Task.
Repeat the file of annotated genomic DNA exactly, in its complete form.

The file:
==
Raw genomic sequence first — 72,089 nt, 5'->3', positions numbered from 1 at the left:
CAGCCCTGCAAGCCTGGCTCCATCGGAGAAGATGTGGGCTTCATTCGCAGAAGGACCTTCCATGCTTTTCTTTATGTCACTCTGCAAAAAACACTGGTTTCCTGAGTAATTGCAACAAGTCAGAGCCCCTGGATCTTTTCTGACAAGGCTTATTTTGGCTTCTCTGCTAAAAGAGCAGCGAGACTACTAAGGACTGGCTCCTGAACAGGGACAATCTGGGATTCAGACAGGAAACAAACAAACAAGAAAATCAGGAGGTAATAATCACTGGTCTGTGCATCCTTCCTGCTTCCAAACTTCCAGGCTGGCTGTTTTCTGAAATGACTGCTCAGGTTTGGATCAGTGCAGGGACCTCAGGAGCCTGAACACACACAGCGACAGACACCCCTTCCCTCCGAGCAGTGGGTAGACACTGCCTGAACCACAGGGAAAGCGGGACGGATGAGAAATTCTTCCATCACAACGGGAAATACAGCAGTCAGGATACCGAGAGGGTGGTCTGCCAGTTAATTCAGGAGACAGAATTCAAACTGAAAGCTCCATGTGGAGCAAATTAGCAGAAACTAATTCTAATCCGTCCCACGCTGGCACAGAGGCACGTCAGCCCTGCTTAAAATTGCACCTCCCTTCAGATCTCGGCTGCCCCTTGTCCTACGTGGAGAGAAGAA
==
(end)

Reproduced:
Raw genomic sequence first — 72,089 nt, 5'->3', positions numbered from 1 at the left:
CAGCCCTGCAAGCCTGGCTCCATCGGAGAAGATGTGGGCTTCATTCGCAGAAGGACCTTCCATGCTTTTCTTTATGTCACTCTGCAAAAAACACTGGTTTCCTGAGTAATTGCAACAAGTCAGAGCCCCTGGATCTTTTCTGACAAGGCTTATTTTGGCTTCTCTGCTAAAAGAGCAGCGAGACTACTAAGGACTGGCTCCTGAACAGGGACAATCTGGGATTCAGACAGGAAACAAACAAACAAGAAAATCAGGAGGTAATAATCACTGGTCTGTGCATCCTTCCTGCTTCCAAACTTCCAGGCTGGCTGTTTTCTGAAATGACTGCTCAGGTTTGGATCAGTGCAGGGACCTCAGGAGCCTGAACACACACAGCGACAGACACCCCTTCCCTCCGAGCAGTGGGTAGACACTGCCTGAACCACAGGGAAAGCGGGACGGATGAGAAATTCTTCCATCACAACGGGAAATACAGCAGTCAGGATACCGAGAGGGTGGTCTGCCAGTTAATTCAGGAGACAGAATTCAAACTGAAAGCTCCATGTGGAGCAAATTAGCAGAAACTAATTCTAATCCGTCCCACGCTGGCACAGAGGCACGTCAGCCCTGCTTAAAATTGCACCTCCCTTCAGATCTCGGCTGCCCCTTGTCCTACGTGGAGAGAAGAA